And so courageous men that fought a military dictatorship and died in exile are forgotten while Escriva is the sainted founder of Opus Dei. Racist. Fascist. Holocaust Denier. Despite the fact that we know about his writings, his views, his pretension to political power, and his support of Franco, all of these facts surrounding the man have been referred to as "Black Myths." Catholic authorities deny that any of this happened, and call anyone who dares point out indisputable facts "anti-catholic." Just like those laws about birth control.
Here is some additional information on Francisco Franco's regime, again via wikipedia:
Francisco Franco y Bahamonde (Spanish: [fɾanˈθisko ˈfɾaŋko]; 4 December 1892 – 20 November 1975), was a Spanish general, the leader of the Nationalist military rebellion during the Spanish Civil War, and the authoritarian head of state of Spain from 1939 to his death in November 1975....After winning the civil war with military aid from Italy and Germany as exemplified in the Bombing of Guernica — while the Soviet Union and various Internationalists aided the Republicans —, he dissolved the Spanish Parliament. He then established a right-wing dictatorship and was de facto regent of the nominally restored Kingdom of Spain, that lasted until 1978, when a new constitution was drafted....he supported the volunteer Blue Division that fought with the Axis on the Eastern Front, and until 1943 the German navy used Spanish harbours....
...After the end of World War II, Franco maintained his control in Spain through the implementation of austere measures: the systematic suppression of dissident views through censorship and coercion, the imprisonment of ideologically opposed enemies in concentration camps (1936–1947) throughout the country (such as Los Merinales in Seville, San Marcos in León, Castuera in Extremadura, and Miranda de Ebro), the implementation of forced labor in prisons, and the use of the death penalty and heavy prison sentences as deterrents for his ideological enemies....The first decade of Franco's rule in the 1940s following the end of the Civil War in 1939 saw continued oppression and the killing of an undetermined number of political opponents. Estimation is difficult and controversial, but the number of people killed probably lies somewhere between 15,000 and 50,000 (see above, The end of the Civil War)...Franco's Spanish nationalism promoted a unitary national identity by repressing Spain's cultural diversity. Bullfighting and flamenco were promoted as national traditions while those traditions not considered "Spanish" were suppressed... All cultural activities were subject to censorship, and many, such as the Sardana, the national dance of Catalunya, were plainly forbidden...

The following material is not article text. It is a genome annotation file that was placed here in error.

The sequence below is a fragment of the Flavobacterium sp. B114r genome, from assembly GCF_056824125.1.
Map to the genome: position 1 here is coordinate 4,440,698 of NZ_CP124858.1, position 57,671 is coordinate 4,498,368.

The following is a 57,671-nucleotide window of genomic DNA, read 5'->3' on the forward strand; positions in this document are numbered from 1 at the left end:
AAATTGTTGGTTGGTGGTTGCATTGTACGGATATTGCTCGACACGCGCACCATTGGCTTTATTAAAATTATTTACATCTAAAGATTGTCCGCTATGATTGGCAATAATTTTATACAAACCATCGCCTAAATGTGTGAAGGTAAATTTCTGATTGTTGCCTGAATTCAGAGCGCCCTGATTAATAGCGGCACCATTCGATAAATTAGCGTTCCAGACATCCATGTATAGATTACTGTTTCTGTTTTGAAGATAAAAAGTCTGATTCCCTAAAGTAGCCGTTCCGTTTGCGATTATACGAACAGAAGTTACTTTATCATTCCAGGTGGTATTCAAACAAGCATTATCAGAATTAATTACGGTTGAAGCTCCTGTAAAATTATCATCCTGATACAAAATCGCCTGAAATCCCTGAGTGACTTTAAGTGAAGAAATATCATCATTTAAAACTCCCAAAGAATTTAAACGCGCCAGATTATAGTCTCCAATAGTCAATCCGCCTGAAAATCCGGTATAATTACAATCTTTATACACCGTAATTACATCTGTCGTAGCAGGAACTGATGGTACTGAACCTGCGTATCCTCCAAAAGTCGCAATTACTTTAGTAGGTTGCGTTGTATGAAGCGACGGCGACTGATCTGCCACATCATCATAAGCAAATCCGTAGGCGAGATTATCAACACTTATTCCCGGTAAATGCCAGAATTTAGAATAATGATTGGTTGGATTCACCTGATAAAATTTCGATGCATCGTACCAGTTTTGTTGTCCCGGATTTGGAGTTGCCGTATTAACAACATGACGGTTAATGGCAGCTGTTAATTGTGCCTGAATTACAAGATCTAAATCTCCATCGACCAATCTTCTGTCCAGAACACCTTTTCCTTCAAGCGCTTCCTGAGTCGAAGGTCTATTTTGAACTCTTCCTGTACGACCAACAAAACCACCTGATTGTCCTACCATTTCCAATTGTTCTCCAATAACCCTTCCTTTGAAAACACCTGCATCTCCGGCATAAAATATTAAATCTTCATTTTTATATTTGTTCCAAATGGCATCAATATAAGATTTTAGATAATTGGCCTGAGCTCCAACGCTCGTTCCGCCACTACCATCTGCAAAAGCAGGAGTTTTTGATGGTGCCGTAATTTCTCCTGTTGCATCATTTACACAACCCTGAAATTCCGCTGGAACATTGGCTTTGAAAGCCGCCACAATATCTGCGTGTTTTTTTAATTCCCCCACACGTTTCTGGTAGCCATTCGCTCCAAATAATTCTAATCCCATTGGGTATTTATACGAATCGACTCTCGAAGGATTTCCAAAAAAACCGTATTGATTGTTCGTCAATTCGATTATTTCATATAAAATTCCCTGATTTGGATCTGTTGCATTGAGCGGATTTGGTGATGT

...On the other hand, the Catholic Church was upheld as the established church of the Spanish State, and regained many of the traditional privileges it had lost under the Republic. Civil servants had to be Catholic, and some official jobs even required a "good behavior" statement by a priest. Civil marriages which had taken place under Republican Spain were declared null and void unless confirmed by the Catholic Church. Divorce was forbidden, and also contraceptives and abortion....The enforcement by public authorities of traditional Catholic values was a stated intent of the regime, mainly by using a law (the Ley de Vagos y Maleantes, Vagrancy Act) enacted by Azaña. The remaining nomads of Spain (Gitanos and Mercheros like El Lute) were especially affected. In 1954, homosexuality, pedophilia, and prostitution were, through this law, made criminal offenses,...
Status of women
Francoism professed a devotion to the traditional role of women in society, that is: loving child to her parents and brothers, faithful to her husband, residing with her family. Official propaganda confined her role to family care and motherhood. Immediately after the war, most progressive laws passed by the Republic aimed at equality between the sexes were made void. Women could not become judges, or testify in trial. They could not become university professors. Their affairs and economy had to be managed by their father or by their husbands. Even in the 1970s a woman fleeing from an abusive husband could be arrested and imprisoned for "abandoning the home" (abandono del hogar). Until the 1970s a woman could not have a bank account without a co-sign by her father or husband.[These policies would have been in keeping with Church doctrine, since Pope Pius XI was opposed to women having the right to vote.]